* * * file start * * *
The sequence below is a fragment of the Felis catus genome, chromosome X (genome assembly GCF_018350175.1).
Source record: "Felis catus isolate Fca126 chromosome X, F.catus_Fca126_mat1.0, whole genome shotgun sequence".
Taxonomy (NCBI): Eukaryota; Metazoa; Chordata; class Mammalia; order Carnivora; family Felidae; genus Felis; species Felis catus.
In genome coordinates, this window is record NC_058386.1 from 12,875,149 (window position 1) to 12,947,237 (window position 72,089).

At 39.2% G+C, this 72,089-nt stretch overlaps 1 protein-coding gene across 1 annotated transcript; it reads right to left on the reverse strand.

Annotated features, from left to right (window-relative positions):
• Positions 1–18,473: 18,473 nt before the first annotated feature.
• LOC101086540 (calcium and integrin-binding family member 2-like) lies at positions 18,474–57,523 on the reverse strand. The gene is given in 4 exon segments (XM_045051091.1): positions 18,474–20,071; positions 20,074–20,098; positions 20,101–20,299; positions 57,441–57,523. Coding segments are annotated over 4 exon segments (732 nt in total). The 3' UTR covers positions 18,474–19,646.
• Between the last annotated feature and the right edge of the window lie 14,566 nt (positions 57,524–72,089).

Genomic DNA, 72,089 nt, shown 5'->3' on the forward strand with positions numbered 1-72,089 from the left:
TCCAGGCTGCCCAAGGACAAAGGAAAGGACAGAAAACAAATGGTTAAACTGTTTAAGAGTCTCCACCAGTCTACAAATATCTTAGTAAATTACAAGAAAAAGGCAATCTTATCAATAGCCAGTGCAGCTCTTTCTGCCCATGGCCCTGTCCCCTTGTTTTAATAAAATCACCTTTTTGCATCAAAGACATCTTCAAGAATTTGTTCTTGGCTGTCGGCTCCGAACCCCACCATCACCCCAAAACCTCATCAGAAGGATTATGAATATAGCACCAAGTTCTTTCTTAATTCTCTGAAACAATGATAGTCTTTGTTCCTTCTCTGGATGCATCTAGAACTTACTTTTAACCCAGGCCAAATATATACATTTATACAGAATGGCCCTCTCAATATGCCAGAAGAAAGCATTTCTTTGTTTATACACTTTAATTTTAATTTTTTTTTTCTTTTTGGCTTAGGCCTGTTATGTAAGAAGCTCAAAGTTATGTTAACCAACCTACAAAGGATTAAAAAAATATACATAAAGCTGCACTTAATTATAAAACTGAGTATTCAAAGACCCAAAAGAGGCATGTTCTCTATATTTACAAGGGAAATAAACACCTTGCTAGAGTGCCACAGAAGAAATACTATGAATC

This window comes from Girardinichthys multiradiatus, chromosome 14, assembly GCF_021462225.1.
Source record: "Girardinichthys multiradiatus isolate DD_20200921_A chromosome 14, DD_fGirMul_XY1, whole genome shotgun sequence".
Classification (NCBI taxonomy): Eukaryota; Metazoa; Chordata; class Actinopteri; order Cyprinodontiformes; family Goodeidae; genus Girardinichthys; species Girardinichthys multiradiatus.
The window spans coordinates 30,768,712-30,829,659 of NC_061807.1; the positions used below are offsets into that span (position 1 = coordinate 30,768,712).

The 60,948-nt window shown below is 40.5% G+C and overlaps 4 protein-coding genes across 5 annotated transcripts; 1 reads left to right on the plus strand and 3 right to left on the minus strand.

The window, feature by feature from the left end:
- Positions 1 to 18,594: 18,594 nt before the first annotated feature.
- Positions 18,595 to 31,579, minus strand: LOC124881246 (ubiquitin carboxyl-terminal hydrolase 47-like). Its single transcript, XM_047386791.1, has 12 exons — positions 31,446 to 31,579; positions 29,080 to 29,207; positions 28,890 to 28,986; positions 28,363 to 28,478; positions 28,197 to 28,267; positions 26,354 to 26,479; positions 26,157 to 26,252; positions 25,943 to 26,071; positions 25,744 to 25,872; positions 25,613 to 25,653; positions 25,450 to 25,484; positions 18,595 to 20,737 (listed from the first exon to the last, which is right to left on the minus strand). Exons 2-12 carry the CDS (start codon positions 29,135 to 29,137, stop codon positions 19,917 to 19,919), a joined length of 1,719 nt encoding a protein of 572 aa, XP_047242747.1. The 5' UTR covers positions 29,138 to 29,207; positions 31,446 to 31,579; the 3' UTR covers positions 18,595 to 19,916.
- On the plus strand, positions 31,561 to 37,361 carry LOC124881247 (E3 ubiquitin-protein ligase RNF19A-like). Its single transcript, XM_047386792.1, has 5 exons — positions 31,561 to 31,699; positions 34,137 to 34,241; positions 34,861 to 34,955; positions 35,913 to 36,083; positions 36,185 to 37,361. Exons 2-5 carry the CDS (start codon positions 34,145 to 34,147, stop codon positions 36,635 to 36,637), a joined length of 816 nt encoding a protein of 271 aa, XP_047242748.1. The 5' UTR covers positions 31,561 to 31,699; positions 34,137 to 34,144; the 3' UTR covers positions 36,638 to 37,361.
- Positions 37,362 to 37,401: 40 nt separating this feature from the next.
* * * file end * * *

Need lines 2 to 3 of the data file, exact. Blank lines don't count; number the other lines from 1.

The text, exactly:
Source record: "Felis catus isolate Fca126 chromosome X, F.catus_Fca126_mat1.0, whole genome shotgun sequence".
Taxonomy (NCBI): Eukaryota; Metazoa; Chordata; class Mammalia; order Carnivora; family Felidae; genus Felis; species Felis catus.